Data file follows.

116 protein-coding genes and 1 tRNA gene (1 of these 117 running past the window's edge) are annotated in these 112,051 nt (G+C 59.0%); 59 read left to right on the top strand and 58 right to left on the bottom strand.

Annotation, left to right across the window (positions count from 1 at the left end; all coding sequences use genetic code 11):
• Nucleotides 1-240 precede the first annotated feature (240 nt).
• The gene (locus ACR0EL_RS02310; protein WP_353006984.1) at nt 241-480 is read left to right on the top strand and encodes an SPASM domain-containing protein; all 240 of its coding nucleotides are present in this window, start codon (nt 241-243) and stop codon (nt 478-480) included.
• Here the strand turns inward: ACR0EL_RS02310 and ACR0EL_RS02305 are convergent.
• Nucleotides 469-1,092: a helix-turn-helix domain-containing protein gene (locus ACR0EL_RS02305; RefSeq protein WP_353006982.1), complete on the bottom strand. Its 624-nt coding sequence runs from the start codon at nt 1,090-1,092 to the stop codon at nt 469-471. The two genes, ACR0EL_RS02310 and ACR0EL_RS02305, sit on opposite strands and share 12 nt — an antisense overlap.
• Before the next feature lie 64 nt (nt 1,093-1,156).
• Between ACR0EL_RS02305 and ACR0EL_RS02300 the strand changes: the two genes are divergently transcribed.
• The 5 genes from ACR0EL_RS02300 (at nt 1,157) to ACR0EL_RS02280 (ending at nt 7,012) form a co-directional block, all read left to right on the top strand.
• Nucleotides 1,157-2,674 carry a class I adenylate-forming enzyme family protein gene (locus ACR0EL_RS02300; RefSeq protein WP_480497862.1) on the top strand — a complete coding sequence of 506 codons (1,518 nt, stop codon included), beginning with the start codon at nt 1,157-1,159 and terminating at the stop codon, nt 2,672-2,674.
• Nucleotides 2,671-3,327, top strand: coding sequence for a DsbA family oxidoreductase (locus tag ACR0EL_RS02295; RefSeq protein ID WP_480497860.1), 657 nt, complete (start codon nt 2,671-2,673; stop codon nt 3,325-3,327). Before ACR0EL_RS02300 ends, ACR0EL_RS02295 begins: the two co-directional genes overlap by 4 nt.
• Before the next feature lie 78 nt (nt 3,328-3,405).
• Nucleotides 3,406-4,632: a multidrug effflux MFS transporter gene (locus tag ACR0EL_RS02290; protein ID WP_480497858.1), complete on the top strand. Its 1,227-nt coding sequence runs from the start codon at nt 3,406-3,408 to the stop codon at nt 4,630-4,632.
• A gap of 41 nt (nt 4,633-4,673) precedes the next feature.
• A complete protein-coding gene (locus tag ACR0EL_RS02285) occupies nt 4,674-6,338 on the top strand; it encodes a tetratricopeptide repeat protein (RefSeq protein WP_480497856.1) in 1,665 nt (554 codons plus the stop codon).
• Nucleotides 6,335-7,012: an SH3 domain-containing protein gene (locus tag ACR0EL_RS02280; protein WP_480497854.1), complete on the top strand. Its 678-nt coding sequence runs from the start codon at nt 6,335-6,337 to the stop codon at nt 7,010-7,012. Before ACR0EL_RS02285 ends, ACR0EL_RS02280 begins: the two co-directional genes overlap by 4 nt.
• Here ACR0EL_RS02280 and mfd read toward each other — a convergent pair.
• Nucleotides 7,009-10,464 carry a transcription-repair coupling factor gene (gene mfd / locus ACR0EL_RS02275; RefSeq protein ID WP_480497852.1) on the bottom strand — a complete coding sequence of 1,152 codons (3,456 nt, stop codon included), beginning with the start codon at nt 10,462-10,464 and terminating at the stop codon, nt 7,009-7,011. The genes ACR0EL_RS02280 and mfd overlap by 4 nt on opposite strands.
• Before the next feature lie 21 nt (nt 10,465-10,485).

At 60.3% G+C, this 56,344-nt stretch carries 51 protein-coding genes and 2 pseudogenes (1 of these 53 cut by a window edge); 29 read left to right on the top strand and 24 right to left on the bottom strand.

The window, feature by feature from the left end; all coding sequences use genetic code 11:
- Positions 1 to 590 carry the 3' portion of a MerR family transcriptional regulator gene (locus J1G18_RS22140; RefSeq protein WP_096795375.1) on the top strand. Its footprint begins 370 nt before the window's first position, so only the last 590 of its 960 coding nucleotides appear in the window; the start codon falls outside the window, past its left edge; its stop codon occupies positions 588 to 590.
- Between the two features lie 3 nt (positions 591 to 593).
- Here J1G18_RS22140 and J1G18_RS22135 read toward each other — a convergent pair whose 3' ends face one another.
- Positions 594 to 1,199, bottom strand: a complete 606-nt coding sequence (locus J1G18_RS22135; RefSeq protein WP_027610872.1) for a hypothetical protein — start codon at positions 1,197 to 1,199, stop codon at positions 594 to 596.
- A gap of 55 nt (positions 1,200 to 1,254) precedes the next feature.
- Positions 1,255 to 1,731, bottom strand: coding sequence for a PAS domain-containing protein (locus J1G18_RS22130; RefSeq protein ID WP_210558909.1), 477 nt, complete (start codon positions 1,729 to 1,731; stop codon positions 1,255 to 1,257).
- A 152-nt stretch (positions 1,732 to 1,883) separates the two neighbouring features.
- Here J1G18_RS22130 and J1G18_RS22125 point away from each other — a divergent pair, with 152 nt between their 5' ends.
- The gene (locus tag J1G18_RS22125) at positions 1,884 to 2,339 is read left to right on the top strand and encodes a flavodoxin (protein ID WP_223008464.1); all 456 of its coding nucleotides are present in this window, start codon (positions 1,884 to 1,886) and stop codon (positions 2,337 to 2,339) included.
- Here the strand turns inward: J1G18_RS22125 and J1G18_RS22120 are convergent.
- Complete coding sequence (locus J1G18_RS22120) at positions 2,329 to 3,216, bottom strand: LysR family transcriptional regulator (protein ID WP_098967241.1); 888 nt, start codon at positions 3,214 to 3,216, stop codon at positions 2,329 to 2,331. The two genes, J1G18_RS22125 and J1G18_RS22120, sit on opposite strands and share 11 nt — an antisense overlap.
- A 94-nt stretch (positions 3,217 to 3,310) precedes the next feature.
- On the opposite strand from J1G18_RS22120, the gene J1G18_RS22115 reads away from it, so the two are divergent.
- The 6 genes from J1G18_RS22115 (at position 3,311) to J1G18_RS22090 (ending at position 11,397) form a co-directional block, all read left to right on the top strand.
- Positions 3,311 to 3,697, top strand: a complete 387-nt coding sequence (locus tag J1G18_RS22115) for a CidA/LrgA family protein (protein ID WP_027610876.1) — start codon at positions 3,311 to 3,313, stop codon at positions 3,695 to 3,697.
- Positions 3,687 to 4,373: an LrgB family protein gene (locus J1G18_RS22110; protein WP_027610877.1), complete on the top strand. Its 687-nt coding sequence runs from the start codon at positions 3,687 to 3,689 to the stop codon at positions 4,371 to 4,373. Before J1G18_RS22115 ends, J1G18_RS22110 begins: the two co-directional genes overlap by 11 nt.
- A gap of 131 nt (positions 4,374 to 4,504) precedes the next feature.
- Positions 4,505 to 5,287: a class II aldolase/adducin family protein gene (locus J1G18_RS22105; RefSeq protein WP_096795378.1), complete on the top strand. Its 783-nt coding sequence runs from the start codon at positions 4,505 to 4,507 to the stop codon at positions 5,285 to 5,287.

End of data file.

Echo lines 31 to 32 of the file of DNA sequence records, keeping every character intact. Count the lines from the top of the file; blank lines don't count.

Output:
- Here the strand turns inward: J1G18_RS22125 and J1G18_RS22120 are convergent.
- Complete coding sequence (locus J1G18_RS22120) at positions 2,329 to 3,216, bottom strand: LysR family transcriptional regulator (protein ID WP_098967241.1); 888 nt, start codon at positions 3,214 to 3,216, stop codon at positions 2,329 to 2,331. The two genes, J1G18_RS22125 and J1G18_RS22120, sit on opposite strands and share 11 nt — an antisense overlap.